It is through the church that we are “equipped for the work of the ministry” and “built up into Him who is the head.” It is in Christ through connection with the church that individuals within the church our nourished and grow together (Col. 2:19). Perseverance is a community endeavor. We need to be provoked to good works.
On and an aside, it may be helpful to remember the example of Jesus. If anyone did not need fellowship with others it was Jesus. Yet, He spent almost all His time with His followers. He prayed with them, ate with them, walked with them, taught them, and went through life with them.
There are also many “one another” passages that can only be carried out in a small familiar setting. Here is a sampling of the “one another” passages. Think about each of them and about the benefit community groups are to practice all the various aspects of life together.
We are to honor one another (Rom. 13:7). We are to accept one another (Rom. 15:7). We are to bear with one another (Eph. 4:2; Col. 3:13). We are to forgive one another (Eph. 4:32; Col. 3:13). We are to pray for and confess sins to one another (James 5:16). We are to cheer and challenge one another (Heb. 3:13; 10:24-25). We are to admonish and confront one another (Rom. 15:14; Col. 3:16; Gal. 6:1-6). We are to warn one another (1 Thess. 5:14). We are to teach one another (Col. 3:16). We are to bear one another’s burdens (Gal. 6:2). We are to share possessions (Acts 4:32). We are to submit to one another (Eph. 5:21). We are to not gossip, slander, or be fake with one another (Gal. 5:15; Rom. 12:9). These “one anothers” most easily take place in community groups, so please be involved in a Christian community/community group.
Elements of a Community Group. In Acts 2:42 we see a glimpse of what fellowship was like for the Early Church. It says they continually devoted themselves to teaching, fellowship, breaking of bread, and prayer. There are at least seven important elements for community groups.
1) Bible Study: The Early Church was continually devoted to teaching and we also want the Word of God to be central in all we do as a church. It is the Word of God that makes us competent and equipped for every good work (2 Tim. 3:16-17).
2) Prayer: We want our ministry to be saturated in prayer and this is just what we see in Acts. They devoted themselves to prayer (2:42).
3) Hospitality: As we have seen, one of the qualifications for an Elder is that he be hospitable. This points us to its importance. We also remember that the early church also broke bread together. That is, they ate together. This likely includes both regular meals and the Lord’s Supper.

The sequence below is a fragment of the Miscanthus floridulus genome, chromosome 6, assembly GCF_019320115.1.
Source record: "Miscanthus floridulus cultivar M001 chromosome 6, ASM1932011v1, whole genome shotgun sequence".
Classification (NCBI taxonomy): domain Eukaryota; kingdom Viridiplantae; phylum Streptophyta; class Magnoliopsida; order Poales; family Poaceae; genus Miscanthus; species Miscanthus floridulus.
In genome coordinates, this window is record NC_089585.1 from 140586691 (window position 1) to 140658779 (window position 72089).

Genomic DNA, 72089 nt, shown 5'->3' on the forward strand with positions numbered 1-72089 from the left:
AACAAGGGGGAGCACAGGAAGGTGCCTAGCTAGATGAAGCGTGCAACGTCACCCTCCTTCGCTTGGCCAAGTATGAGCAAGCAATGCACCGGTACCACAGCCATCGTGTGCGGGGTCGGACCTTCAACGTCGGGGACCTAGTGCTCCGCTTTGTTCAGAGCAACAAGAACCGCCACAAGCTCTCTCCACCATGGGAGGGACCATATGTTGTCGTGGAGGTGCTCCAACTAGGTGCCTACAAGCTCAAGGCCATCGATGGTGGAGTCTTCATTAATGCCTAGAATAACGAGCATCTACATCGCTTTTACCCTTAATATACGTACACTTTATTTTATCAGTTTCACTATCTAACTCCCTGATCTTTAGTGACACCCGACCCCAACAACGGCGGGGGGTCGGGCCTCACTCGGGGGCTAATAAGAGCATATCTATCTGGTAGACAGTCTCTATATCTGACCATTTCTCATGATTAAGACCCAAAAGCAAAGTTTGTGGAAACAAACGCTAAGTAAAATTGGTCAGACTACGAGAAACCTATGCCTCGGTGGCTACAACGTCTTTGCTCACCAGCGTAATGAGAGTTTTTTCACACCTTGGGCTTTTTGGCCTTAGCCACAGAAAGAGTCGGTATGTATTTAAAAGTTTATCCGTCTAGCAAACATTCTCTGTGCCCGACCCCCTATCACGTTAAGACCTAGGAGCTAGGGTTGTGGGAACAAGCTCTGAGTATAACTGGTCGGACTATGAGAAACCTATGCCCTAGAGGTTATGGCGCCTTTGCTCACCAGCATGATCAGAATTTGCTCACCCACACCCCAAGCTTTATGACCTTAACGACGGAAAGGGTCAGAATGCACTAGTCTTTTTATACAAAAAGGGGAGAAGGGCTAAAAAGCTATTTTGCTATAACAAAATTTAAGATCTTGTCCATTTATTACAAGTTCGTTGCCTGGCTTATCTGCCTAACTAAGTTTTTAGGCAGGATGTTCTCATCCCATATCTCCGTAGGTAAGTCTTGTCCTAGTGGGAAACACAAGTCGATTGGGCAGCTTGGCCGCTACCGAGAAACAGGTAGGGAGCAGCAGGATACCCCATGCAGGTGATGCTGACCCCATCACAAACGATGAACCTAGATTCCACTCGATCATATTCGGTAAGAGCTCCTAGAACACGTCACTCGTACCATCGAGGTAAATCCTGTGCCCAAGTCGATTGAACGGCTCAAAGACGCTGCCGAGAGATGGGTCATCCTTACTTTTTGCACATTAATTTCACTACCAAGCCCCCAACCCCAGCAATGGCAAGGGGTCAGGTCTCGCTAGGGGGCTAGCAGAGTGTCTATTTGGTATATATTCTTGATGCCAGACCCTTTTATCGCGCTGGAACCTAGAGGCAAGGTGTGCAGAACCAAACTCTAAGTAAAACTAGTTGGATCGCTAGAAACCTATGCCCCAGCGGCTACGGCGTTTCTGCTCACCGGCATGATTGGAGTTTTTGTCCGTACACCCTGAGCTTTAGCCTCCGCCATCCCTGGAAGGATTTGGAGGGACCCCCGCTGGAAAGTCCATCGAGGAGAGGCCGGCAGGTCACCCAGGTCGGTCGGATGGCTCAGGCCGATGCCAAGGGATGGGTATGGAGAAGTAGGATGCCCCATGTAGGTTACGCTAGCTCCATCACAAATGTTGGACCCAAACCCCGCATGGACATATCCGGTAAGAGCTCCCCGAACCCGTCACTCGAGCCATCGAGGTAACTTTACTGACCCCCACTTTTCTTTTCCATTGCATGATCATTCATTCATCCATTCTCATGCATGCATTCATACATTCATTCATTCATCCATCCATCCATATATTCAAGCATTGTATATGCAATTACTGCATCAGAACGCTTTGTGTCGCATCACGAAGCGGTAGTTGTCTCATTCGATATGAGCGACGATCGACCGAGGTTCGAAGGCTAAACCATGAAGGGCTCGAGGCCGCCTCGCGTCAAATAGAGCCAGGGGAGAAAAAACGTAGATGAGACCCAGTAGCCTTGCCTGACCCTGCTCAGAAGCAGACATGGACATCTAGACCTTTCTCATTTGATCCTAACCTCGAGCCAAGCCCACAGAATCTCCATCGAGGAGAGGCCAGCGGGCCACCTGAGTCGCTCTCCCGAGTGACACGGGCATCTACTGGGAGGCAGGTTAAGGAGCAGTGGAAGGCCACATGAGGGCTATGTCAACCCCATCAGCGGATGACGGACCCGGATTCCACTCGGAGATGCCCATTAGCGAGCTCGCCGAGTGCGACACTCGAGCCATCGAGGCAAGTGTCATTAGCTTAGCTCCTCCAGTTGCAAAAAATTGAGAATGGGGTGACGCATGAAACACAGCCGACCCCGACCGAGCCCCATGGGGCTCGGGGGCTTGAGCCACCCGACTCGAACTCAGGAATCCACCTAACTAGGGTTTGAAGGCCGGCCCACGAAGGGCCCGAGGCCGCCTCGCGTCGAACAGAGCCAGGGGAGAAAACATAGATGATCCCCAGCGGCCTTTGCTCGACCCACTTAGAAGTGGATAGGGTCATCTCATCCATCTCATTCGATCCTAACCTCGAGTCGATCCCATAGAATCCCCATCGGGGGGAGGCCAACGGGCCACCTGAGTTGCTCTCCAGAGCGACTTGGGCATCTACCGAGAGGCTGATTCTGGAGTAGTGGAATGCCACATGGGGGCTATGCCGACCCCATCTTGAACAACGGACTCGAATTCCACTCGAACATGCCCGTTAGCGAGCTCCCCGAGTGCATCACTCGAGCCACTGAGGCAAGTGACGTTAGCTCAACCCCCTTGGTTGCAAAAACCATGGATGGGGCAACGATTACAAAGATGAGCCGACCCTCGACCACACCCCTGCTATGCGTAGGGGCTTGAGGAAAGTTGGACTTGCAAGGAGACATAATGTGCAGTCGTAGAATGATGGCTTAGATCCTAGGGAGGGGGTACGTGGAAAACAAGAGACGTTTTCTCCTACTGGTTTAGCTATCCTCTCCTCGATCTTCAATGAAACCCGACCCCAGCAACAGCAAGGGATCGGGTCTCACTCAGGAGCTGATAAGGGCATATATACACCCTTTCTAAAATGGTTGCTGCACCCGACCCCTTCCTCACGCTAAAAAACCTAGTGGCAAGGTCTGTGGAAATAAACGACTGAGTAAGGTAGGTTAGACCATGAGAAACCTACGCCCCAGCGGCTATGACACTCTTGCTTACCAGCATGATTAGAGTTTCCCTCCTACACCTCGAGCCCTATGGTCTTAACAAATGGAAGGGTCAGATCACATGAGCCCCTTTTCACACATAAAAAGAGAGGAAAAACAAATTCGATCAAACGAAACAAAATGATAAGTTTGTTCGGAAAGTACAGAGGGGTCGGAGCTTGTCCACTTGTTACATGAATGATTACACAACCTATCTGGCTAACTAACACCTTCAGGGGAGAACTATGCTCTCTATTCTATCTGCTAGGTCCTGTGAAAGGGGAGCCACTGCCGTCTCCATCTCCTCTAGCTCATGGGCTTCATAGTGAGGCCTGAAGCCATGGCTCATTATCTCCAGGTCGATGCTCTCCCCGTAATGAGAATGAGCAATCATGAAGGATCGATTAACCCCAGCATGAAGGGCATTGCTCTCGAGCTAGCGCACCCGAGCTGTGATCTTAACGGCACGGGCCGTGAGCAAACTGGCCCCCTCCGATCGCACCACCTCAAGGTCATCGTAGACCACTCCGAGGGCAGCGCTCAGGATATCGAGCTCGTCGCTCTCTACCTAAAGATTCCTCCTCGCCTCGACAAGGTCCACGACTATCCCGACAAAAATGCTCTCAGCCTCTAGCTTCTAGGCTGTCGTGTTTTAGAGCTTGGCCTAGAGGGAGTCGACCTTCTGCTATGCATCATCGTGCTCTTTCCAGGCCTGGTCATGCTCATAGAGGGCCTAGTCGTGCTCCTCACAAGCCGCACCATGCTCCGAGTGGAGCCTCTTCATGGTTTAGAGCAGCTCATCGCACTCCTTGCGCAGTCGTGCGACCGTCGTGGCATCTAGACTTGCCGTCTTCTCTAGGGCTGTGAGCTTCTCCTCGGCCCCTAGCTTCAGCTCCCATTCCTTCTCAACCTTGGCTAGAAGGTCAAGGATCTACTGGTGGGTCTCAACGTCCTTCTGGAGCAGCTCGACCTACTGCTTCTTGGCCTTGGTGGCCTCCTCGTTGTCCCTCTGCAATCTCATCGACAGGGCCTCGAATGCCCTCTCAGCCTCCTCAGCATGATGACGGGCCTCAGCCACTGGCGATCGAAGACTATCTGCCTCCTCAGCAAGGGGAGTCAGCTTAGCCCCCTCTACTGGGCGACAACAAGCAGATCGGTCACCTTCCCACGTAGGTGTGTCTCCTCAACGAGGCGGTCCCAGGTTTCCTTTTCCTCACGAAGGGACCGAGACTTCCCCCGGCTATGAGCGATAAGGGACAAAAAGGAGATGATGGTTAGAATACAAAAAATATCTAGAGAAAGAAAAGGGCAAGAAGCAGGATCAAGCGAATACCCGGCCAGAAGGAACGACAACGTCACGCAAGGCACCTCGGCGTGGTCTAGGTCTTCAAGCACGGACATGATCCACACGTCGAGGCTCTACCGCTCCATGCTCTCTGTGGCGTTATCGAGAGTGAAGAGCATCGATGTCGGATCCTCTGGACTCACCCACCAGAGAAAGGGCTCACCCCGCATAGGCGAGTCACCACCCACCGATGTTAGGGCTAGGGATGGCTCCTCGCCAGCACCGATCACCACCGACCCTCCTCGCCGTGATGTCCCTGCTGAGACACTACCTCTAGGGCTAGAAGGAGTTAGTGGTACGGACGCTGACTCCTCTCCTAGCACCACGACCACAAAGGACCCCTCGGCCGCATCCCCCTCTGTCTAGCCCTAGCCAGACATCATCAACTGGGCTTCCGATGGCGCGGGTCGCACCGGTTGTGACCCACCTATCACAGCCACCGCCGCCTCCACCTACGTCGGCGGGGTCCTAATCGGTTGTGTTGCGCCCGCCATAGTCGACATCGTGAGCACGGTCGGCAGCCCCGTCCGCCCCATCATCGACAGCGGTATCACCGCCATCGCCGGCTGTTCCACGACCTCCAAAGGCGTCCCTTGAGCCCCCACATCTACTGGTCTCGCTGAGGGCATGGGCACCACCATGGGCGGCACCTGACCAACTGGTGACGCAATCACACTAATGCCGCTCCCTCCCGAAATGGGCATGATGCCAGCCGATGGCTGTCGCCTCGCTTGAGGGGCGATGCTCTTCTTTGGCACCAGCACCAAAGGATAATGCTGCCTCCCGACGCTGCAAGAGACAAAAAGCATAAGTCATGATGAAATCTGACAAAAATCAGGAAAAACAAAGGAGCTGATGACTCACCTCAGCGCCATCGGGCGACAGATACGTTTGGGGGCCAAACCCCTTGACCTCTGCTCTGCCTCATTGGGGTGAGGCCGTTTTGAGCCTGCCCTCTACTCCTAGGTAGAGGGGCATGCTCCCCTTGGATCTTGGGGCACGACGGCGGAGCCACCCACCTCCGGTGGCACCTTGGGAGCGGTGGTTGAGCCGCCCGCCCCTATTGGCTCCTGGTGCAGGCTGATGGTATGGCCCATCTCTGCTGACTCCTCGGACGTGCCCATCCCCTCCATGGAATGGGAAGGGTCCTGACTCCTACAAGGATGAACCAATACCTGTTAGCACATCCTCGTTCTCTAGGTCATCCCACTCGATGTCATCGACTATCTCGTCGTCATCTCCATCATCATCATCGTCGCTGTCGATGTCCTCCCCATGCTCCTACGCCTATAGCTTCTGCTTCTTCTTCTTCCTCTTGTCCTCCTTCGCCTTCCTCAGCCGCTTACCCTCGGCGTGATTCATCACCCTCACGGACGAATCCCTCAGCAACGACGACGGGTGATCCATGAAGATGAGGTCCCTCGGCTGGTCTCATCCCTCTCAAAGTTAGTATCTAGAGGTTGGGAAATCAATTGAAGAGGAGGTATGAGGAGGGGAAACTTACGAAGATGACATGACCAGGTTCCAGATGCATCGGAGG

4) Confession and Repentance: This is a sensitive subject and must be done with much wisdom and tact. However, we know from James that we are to confess our sins one to another (5:16) and Galatians chapter six tells us to bear one another’s burdens (6:1-5). There is likely no better place for these things to happen than through community groups.
5) Service: The service that we are to do is varied. We are to do good to all people and especially those in the church. We are to make disciples of all nations. Yet, we are to do those things in community. Yes, we need to do them on large scale as the whole church but it is also helpful to focus on service at a smaller more intimate level.
6) Worship: We as the church must desire and seek for our involvement in community groups to lead individuals to better love the LORD their God with all their heart, soul, mind, and strength.
7) Mission: We want to intentionally stir each other up to love and good works (Heb. 10:24) by being together and devoting ourselves to Scripture and prayer (Acts 2:42) so that the result is mission to the surrounding world (v. 43-47). The purpose of community groups is not so we can create a “Christian ghetto.” We need community so that we won’t be hardened by the deceitfulness of sin (Heb. 3:13) but we also need community so we can be on mission together.
D.A. Carson says,
The heart of true fellowship… is self-sacrificing conformity to a shared vision… Christian fellowship, then, is self-sacrificing conformity to the gospel. There may be overtones of warmth and intimacy, but the heart of the matter is this shared vision of what is of transcendent importance, a vision that calls forth our commitment.
Mission of Community Groups. The mission of community groups is to encourage each other to Christ-like living for the sake of God’s Name among all the nations, to provide intentional outlets for all the “one another passages” in Scripture, to use as a catalyst to reach the lost people around us through intentional relational witness, and to promote more intimate Christian relationships.